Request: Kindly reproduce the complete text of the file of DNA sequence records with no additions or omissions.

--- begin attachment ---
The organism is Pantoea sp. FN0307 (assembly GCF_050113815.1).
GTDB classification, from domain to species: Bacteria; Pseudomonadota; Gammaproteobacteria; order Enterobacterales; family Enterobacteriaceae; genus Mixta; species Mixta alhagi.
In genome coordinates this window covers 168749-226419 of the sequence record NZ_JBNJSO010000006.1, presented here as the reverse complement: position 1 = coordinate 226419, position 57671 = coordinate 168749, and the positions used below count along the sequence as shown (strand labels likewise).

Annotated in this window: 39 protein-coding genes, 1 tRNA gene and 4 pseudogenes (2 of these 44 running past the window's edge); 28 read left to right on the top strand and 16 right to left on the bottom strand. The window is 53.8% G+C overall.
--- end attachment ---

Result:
The organism is Pantoea sp. FN0307 (assembly GCF_050113815.1).
GTDB classification, from domain to species: Bacteria; Pseudomonadota; Gammaproteobacteria; order Enterobacterales; family Enterobacteriaceae; genus Mixta; species Mixta alhagi.
In genome coordinates this window covers 168749-226419 of the sequence record NZ_JBNJSO010000006.1, presented here as the reverse complement: position 1 = coordinate 226419, position 57671 = coordinate 168749, and the positions used below count along the sequence as shown (strand labels likewise).

Annotated in this window: 39 protein-coding genes, 1 tRNA gene and 4 pseudogenes (2 of these 44 running past the window's edge); 28 read left to right on the top strand and 16 right to left on the bottom strand. The window is 53.8% G+C overall.